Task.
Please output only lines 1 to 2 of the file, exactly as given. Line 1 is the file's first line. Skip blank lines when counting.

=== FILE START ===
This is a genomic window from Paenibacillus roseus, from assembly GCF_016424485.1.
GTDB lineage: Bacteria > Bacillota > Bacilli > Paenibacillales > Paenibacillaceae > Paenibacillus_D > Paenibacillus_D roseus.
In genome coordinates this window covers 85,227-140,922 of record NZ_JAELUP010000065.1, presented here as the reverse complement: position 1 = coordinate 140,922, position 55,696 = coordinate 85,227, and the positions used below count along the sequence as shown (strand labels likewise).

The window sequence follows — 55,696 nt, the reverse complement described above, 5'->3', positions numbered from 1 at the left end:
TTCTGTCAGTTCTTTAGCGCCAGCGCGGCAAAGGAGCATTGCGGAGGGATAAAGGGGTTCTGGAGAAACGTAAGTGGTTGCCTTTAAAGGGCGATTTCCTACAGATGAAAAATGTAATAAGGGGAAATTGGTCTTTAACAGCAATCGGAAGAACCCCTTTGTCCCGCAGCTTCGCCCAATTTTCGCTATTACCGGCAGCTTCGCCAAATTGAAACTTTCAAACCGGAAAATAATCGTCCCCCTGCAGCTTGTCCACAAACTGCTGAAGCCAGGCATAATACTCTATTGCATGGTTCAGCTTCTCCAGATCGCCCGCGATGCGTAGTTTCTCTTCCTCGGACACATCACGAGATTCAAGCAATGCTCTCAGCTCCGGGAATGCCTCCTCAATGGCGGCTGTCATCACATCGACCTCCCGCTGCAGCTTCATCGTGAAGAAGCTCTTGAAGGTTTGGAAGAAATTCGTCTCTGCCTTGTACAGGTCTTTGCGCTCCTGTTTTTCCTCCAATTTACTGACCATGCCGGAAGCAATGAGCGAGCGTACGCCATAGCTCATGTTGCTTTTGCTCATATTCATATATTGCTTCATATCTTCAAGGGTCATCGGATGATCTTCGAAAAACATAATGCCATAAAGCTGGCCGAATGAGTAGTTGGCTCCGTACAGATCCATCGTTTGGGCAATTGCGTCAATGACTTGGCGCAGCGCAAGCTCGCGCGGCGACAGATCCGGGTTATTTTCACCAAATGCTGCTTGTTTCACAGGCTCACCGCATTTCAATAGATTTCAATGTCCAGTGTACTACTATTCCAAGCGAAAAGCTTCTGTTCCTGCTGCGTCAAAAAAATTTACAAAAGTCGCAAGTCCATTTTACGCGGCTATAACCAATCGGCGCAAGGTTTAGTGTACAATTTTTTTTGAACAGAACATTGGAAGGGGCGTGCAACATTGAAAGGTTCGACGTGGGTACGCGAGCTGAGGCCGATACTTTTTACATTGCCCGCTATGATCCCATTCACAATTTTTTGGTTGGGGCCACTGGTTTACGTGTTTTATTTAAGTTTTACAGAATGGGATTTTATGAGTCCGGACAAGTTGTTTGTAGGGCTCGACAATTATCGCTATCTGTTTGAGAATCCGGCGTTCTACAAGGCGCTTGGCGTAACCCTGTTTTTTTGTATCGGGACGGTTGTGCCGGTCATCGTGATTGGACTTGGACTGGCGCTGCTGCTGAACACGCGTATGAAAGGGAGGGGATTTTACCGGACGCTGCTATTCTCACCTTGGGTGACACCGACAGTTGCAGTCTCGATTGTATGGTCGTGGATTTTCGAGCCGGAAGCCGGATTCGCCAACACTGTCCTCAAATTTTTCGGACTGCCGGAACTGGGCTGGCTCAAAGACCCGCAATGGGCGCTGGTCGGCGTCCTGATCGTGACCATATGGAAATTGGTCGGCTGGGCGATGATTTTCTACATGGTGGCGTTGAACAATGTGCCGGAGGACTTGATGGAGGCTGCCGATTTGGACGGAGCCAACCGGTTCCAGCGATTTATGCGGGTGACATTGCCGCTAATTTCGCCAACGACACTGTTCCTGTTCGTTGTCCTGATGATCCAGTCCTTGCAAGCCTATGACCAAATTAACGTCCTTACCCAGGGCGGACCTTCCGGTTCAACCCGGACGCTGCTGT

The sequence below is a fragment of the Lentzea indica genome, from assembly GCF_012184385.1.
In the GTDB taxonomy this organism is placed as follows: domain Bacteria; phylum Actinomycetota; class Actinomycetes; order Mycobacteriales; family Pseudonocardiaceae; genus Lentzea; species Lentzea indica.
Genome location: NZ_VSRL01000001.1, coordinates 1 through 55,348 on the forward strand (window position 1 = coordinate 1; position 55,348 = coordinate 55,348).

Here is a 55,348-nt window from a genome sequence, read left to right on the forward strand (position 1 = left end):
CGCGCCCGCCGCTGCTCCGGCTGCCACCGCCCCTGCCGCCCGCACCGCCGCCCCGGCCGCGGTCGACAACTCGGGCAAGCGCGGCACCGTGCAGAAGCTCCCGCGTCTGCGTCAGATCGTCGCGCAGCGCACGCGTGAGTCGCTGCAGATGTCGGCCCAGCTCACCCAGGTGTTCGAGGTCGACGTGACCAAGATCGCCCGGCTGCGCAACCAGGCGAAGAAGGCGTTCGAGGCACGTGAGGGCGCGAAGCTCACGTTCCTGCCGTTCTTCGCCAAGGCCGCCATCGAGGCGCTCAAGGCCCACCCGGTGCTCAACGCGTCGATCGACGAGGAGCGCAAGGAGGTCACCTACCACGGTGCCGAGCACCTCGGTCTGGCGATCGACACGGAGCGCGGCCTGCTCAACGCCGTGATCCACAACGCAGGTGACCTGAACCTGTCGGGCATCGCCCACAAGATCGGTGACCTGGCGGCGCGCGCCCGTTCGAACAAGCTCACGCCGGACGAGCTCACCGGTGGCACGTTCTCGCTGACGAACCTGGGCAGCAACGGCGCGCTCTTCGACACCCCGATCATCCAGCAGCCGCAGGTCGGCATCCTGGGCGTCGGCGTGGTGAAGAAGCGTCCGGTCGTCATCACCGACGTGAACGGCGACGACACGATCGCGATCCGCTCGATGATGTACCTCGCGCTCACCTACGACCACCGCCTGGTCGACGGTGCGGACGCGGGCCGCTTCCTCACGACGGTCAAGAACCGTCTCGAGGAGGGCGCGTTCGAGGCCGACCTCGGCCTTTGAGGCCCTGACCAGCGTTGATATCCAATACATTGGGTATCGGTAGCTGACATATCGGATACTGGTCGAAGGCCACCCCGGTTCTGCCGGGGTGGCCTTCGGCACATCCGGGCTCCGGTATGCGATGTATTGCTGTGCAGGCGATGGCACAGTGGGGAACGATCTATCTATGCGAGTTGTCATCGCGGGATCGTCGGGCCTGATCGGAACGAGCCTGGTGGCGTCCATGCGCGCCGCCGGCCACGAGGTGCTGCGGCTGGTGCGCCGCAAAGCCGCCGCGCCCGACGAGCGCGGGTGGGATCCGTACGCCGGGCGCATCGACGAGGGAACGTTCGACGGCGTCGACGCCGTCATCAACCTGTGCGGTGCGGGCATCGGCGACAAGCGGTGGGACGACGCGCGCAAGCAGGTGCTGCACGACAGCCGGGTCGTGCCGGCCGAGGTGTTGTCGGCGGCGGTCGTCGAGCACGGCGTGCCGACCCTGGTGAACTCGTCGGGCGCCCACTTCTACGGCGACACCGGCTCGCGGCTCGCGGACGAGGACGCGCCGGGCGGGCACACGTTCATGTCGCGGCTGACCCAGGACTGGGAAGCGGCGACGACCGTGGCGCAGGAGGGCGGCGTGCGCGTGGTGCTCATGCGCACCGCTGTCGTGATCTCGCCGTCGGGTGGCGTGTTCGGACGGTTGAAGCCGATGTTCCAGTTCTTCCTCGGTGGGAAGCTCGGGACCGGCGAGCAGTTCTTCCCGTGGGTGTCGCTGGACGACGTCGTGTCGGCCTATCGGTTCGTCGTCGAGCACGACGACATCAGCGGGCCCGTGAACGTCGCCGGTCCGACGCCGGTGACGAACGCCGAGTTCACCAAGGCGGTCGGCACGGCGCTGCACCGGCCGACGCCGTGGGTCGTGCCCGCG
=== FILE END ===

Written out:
This is a genomic window from Paenibacillus roseus, from assembly GCF_016424485.1.
GTDB lineage: Bacteria > Bacillota > Bacilli > Paenibacillales > Paenibacillaceae > Paenibacillus_D > Paenibacillus_D roseus.